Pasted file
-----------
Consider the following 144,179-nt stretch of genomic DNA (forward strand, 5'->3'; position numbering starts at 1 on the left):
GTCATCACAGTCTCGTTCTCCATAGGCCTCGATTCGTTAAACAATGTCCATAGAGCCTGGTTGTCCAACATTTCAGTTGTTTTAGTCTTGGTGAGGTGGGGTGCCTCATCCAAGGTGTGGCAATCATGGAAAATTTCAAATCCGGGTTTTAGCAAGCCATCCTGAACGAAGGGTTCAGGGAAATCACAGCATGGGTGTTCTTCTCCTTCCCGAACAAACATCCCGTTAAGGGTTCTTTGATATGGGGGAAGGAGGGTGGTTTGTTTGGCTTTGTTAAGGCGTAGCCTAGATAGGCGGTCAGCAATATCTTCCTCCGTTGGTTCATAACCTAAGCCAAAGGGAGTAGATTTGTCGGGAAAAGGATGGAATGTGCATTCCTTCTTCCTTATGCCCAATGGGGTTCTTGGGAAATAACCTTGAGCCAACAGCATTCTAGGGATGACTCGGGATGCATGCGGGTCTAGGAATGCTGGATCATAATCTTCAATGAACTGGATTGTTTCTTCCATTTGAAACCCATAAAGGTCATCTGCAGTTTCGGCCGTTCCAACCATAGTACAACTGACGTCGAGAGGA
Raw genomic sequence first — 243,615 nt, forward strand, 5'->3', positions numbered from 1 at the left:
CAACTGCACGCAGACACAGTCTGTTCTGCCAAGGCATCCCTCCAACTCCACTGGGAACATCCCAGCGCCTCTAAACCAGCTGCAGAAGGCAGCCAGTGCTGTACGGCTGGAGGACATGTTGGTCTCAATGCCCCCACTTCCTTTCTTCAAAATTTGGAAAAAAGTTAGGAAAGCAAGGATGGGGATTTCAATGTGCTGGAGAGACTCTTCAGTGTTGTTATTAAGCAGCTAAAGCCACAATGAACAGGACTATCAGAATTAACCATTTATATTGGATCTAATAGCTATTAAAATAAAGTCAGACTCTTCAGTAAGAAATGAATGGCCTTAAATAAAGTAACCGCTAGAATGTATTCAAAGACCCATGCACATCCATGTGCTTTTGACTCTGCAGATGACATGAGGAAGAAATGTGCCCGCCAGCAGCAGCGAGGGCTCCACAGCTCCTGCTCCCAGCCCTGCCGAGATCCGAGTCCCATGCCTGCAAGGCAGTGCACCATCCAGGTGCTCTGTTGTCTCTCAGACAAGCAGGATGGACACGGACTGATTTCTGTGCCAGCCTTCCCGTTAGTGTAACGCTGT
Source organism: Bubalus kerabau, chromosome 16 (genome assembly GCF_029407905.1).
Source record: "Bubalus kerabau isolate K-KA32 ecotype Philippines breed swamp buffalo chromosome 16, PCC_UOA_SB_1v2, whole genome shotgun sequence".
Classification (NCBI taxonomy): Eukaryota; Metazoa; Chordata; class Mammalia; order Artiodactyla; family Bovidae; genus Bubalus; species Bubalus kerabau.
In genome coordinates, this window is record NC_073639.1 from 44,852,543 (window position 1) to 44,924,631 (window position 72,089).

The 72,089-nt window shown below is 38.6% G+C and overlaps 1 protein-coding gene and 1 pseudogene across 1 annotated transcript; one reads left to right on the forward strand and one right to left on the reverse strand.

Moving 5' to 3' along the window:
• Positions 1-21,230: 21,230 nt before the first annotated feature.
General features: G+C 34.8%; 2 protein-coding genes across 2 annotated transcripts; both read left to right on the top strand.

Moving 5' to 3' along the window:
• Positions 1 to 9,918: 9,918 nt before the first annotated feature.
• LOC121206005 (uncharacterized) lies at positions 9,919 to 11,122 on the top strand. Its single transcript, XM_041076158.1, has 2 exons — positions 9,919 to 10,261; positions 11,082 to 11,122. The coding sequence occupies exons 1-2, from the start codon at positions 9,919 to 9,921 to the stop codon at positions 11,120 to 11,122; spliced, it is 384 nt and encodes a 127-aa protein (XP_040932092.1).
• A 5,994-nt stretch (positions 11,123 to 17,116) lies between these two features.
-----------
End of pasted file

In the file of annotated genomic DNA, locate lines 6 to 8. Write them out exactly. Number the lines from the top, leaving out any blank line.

Source record: "Bubalus kerabau isolate K-KA32 ecotype Philippines breed swamp buffalo chromosome 16, PCC_UOA_SB_1v2, whole genome shotgun sequence".
Classification (NCBI taxonomy): Eukaryota; Metazoa; Chordata; class Mammalia; order Artiodactyla; family Bovidae; genus Bubalus; species Bubalus kerabau.
In genome coordinates, this window is record NC_073639.1 from 44,852,543 (window position 1) to 44,924,631 (window position 72,089).